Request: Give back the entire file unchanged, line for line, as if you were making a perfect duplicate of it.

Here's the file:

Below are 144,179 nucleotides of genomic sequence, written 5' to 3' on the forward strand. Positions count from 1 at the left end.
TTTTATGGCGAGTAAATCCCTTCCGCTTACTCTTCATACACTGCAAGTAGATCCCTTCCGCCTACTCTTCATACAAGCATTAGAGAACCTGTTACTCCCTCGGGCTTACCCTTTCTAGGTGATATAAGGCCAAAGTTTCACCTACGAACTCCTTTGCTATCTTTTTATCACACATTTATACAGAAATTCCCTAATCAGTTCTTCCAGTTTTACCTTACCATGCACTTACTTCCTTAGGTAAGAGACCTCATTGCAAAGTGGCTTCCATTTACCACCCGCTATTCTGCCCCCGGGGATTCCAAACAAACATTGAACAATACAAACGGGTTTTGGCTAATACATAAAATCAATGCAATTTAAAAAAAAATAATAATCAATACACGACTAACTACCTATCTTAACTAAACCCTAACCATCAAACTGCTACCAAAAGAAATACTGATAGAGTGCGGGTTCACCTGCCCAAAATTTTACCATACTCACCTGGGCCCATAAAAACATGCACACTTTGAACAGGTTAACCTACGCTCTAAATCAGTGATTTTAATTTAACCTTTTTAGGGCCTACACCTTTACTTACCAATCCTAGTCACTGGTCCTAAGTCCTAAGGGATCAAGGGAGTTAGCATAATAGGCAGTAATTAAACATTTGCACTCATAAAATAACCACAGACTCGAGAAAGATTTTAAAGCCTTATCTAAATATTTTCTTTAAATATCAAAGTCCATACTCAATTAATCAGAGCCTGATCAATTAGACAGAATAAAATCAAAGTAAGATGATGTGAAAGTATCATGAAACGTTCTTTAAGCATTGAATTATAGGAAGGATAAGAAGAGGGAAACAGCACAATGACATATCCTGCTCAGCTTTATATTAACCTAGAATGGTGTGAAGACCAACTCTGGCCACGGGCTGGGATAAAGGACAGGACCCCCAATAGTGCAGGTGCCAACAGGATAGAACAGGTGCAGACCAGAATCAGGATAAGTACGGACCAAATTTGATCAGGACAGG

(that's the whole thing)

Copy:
Below are 144,179 nucleotides of genomic sequence, written 5' to 3' on the forward strand. Positions count from 1 at the left end.
TTTTATGGCGAGTAAATCCCTTCCGCTTACTCTTCATACACTGCAAGTAGATCCCTTCCGCCTACTCTTCATACAAGCATTAGAGAACCTGTTACTCCCTCGGGCTTACCCTTTCTAGGTGATATAAGGCCAAAGTTTCACCTACGAACTCCTTTGCTATCTTTTTATCACACATTTATACAGAAATTCCCTAATCAGTTCTTCCAGTTTTACCTTACCATGCACTTACTTCCTTAGGTAAGAGACCTCATTGCAAAGTGGCTTCCATTTACCACCCGCTATTCTGCCCCCGGGGATTCCAAACAAACATTGAACAATACAAACGGGTTTTGGCTAATACATAAAATCAATGCAATTTAAAAAAAAATAATAATCAATACACGACTAACTACCTATCTTAACTAAACCCTAACCATCAAACTGCTACCAAAAGAAATACTGATAGAGTGCGGGTTCACCTGCCCAAAATTTTACCATACTCACCTGGGCCCATAAAAACATGCACACTTTGAACAGGTTAACCTACGCTCTAAATCAGTGATTTTAATTTAACCTTTTTAGGGCCTACACCTTTACTTACCAATCCTAGTCACTGGTCCTAAGTCCTAAGGGATCAAGGGAGTTAGCATAATAGGCAGTAATTAAACATTTGCACTCATAAAATAACCACAGACTCGAGAAAGATTTTAAAGCCTTATCTAAATATTTTCTTTAAATATCAAAGTCCATACTCAATTAATCAGAGCCTGATCAATTAGACAGAATAAAATCAAAGTAAGATGATGTGAAAGTATCATGAAACGTTCTTTAAGCATTGAATTATAGGAAGGATAAGAAGAGGGAAACAGCACAATGACATATCCTGCTCAGCTTTATATTAACCTAGAATGGTGTGAAGACCAACTCTGGCCACGGGCTGGGATAAAGGACAGGACCCCCAATAGTGCAGGTGCCAACAGGATAGAACAGGTGCAGACCAGAATCAGGATAAGTACGGACCAAATTTGATCAGGACAGG